Rey from The Force Awakens was cited as an example of the “all conquering female,” but she’s not a good example of what Bishop Barron is thinking about. It’s true that Rey is often mistaken for a Mary Sue because of how she was able to use the Force so easily. However, it’s shown throughout the movie that she has her own challenges and weaknesses to overcome. She fights toe-to-toe with Kylo Ren and also has to overcome her fears of abandoning her life in Jakku to become a Jedi. The male characters in The Force Awakens stand on equal ground with Rey. Finn especially is considered a deuteragonist because the movie focuses just as much on his character growth as it does Rey’s.

I think Bishop Robert Barron is trying to advocate for better role models for men in the movies and TV shows we watch. I think that the potential for good role models expands beyond Sully and Deepwater Horizon. Captain America, while not perfect, is a role model for any man because he’s willing to do anything for the ones that he loves.  The Flash has a few good male role models as well, including three characters who are fathers: Joe West, Henry Allen, and Harrison Wells from Earth 2. Barry Allen is also a good role model for young men because while he makes his share of mistakes, he does his best to learn from them in order to become a better person.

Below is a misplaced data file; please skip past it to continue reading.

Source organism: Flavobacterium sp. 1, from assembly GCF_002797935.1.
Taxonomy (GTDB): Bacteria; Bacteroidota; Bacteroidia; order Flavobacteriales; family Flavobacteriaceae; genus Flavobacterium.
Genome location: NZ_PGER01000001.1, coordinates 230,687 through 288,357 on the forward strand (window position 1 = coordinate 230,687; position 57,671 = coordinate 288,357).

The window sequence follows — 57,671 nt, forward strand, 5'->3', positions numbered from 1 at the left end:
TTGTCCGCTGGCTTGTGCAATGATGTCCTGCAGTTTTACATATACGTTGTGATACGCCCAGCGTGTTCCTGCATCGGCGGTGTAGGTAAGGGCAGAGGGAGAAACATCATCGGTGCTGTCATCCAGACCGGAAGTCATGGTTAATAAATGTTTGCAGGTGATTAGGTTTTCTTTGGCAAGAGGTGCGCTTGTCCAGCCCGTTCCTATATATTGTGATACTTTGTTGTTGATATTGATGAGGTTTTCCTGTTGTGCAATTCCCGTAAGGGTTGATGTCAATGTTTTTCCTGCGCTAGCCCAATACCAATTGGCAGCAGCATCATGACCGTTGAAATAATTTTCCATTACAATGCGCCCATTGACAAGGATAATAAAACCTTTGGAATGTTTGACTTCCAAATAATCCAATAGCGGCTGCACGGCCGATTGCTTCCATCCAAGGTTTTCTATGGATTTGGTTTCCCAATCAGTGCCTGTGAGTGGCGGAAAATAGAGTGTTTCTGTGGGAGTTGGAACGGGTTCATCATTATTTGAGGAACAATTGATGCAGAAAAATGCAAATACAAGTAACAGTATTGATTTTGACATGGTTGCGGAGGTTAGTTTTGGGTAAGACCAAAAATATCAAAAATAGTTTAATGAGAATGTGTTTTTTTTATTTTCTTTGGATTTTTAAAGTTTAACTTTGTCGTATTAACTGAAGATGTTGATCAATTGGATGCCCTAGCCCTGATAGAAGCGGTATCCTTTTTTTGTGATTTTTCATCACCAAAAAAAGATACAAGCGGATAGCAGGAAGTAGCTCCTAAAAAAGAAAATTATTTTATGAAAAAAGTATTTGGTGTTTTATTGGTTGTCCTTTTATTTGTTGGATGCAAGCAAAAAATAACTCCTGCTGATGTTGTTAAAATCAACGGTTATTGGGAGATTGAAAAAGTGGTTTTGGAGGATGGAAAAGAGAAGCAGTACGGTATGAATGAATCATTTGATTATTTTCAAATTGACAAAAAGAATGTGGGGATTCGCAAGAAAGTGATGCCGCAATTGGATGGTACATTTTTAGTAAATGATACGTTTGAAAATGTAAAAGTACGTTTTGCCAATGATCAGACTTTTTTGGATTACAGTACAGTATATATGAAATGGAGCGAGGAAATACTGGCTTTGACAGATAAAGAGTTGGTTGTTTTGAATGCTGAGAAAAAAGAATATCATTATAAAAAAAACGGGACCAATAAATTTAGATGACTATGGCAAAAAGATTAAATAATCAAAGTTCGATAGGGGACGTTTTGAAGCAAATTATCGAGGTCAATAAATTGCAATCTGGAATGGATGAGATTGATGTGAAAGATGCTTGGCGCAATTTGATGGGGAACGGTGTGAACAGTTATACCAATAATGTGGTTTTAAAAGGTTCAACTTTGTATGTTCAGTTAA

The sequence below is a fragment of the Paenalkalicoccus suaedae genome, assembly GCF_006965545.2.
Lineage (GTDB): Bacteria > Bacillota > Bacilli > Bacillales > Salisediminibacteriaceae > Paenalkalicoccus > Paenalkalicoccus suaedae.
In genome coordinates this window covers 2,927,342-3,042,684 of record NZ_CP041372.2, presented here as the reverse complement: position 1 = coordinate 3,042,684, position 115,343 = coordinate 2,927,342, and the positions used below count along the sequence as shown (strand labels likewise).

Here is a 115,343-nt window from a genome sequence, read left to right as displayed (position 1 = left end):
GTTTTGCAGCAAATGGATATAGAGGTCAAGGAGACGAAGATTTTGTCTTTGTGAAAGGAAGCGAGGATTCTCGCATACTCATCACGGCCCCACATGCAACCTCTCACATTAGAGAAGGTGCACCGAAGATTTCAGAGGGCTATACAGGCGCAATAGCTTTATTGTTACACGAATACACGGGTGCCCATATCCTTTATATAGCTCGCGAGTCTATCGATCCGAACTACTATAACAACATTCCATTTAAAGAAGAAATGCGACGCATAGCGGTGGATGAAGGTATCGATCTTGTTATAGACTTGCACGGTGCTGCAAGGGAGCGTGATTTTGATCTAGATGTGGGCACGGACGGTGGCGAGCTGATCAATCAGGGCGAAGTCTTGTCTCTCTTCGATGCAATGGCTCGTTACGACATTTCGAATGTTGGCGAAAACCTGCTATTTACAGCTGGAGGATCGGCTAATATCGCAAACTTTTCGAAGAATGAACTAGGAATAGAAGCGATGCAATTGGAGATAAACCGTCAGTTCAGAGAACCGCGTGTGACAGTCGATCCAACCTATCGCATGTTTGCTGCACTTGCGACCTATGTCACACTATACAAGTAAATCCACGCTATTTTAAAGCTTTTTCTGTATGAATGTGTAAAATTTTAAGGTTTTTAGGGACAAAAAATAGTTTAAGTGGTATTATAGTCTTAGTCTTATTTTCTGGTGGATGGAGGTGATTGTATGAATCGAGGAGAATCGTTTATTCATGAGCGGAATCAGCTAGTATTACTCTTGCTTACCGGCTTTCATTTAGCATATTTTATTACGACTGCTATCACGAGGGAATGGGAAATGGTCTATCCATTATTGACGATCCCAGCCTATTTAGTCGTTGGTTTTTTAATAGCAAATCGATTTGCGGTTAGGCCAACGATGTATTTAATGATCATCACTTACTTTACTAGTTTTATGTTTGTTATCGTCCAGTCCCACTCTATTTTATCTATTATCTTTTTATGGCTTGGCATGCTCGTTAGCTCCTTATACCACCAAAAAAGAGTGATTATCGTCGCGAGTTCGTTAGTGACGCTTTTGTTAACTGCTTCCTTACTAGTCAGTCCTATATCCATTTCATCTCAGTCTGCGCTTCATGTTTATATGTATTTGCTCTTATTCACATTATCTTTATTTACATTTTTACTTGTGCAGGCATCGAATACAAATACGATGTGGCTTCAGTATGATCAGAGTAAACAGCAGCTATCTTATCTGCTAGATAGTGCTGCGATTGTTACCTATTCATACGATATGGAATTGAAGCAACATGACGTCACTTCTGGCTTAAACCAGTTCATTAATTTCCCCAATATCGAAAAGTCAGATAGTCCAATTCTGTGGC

While I agree that women have been portrayed as weak in the past, the task of trying to make women strong and independent have led to a whole new kind of female stereotype: The Broken Bird. To quote the Nostalgia Critic: